But of all the admirably-diverse styles that West Sixth attempts (with mixed results), their IPAs knock it out of the park, easily competing with the best of the Northwest IPAs - and blowing the mediocre ones out of the water.  One example is their flagship West Sixth IPA, which showcases all of the beautiful complexity of Cascade, Columbus, Centennial, and Citra hops while maintaining a delicate malt balance.  Their Second Fiddle Simcoe IPA had a beautiful floral nose, citrus and tropical fruit, and a pine finish. The malt, again, was really well-balanced and the beer had very little bitterness despite the 80 IBUs - a very impressive IPA with a surprisingly complex hop profile despite the single-hop variety.

Beyond the beer itself,
West Sixth exemplifies the community and sustainability which craft beer represents.

West Sixth
owns the 90,000 square foot building which houses not only the brewery and taproom but also FoodChain, a local non-profit which set up an aquaponics system for sustainable indoor food production.  Huge barrels of Talapia produce waste which bacteria convert to fertilizer to grow rows of lettuce and herbs. Fish, lettuce and herbs are then harvested by Smithtown Seafood, a restaurant next door which delivers to the taproom.

The building also houses Lexington Roller Girls of Central Kentucky, Magic Beans Coffee Roasters, Broke Spoke Community Bike Shop, The Bread Box artist studios, and Bluegrass Bouldering, a rock climbing gym; and will soon house Bluegrass Distillers, a small-scale distillery (currently under construction).  This diverse and close-knit community, combined with a natural Southern hospitality, made me feel like I, too, was part of it - right from the start.

West Sixth recently added a new forty-barrel system, with an eighty-barrel brite tank and eighty-barrel fermenters for full-fledged production and canning.  Their original fifteen-barrel brew system will still be used to produce excellent beer for the taproom.

Special thanks to
Kelly Hieronymus at West Sixth for her hospitality and for fact-checking and providing additional information.

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Lexington Beerworks
213 N Limestone St


Gray-haired men hunching over their beer glasses
turned to stare as I walked in with two younger friends.  I felt as though I were walking into an English pub full of the Old Boys Club. 

As it turns out, the charming patrons of Lexington Beerworks can talk your ear off over a great beer and the most phenomenal thin-crust pizza I've EVER had.  Also a homebrew shop, and definitely worth checking out if you're in Lexington.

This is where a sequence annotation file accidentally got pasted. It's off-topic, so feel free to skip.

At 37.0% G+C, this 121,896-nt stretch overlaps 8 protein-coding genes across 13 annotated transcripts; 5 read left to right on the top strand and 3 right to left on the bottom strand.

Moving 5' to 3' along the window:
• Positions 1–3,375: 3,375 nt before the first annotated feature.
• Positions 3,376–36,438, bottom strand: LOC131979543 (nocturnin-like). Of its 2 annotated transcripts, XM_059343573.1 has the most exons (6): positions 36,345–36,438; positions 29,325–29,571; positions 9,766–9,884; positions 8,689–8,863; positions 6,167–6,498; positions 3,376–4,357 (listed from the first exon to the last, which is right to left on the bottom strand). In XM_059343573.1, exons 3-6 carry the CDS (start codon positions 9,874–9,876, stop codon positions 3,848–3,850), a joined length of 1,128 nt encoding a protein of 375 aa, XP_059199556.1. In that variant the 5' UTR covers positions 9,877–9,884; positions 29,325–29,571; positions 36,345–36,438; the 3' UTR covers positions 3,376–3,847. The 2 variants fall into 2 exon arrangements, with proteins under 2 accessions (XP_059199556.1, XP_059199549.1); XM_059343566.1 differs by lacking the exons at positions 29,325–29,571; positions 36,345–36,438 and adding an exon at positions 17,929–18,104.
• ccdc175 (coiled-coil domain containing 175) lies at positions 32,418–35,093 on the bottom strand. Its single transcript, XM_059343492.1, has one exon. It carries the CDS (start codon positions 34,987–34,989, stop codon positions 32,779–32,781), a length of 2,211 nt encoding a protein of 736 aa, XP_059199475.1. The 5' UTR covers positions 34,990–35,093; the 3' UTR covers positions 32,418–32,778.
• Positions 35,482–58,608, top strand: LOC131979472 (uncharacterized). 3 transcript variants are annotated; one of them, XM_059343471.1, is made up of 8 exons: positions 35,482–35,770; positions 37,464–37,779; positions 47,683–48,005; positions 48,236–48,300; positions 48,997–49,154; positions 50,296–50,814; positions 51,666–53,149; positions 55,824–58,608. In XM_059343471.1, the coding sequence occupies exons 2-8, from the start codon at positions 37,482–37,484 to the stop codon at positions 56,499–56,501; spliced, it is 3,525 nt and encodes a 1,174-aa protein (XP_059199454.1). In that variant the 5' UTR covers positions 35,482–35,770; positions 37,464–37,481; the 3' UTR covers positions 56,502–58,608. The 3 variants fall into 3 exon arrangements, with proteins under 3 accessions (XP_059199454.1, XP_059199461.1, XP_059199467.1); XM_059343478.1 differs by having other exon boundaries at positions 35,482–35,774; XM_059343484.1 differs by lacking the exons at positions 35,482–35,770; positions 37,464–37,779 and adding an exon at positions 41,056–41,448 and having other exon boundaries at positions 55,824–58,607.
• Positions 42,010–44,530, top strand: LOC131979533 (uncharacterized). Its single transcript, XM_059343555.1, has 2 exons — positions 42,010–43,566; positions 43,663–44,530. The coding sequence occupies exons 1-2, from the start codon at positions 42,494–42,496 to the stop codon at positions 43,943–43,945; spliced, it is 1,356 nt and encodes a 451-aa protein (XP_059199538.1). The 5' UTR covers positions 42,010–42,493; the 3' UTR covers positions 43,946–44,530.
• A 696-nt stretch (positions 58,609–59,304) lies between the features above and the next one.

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A charming patron of Lexington Beerworks
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Arcadium
574 N Limestone St

A bar with one wall dedicated to old arcade video games, this is the place where beer geeks go when West Sixth stops serving. An impressive list of eleven beers on tap - which included Evil Twin Molotov Cocktail, a 13% ABV tropical fruit bomb. Everyone in the room was a good fifteen years younger than me, which I guess means it's the place to be.

Wood floors and exposed brick walls and a lot of laughter and boysterous conversation that ricocheted off the walls of this historical building on the corner of a sleepy, icy street at midnight.


 
 
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Sixpoint Brewing
Hi-Res
11.1% ABV, 111 IBU

Sparing us no mercy, Sixpoint Brewing
(Brooklyn, New York) recently released Hi-Res - a beer not for the faint of heart at 11.1% ABV and an IBU so high that it goes beyond human detection. 

A hazy but vibrant orange color with a single-finger head that fades to a ring around the glass, it is rich, full-bodied and resinous with a powerful ripe tropical fruit and citrus aroma.  The flavor mimics the aroma with a bit more complexity: sweet caramel malt, rich, juicy mango and pineapple, ripe orange and tangerine, and a slight pine and boozy-warm finish. 

Despite the intense, resinous, and complex hop profile, this beer doesn't blow your palate with bitterness.  Rather, the hops lend a nice fruitiness which integrates with the malt well, creating something that is almost malt-forward but completely lacking the breadiness of some imperial or double IPAs (something which I, admittedly, have grown tired of).  The warm booziness is far from masked in the finish, nor is the candy-sweetness as it warms.  Drinkable, but I don't think I would go for more than one in a sitting.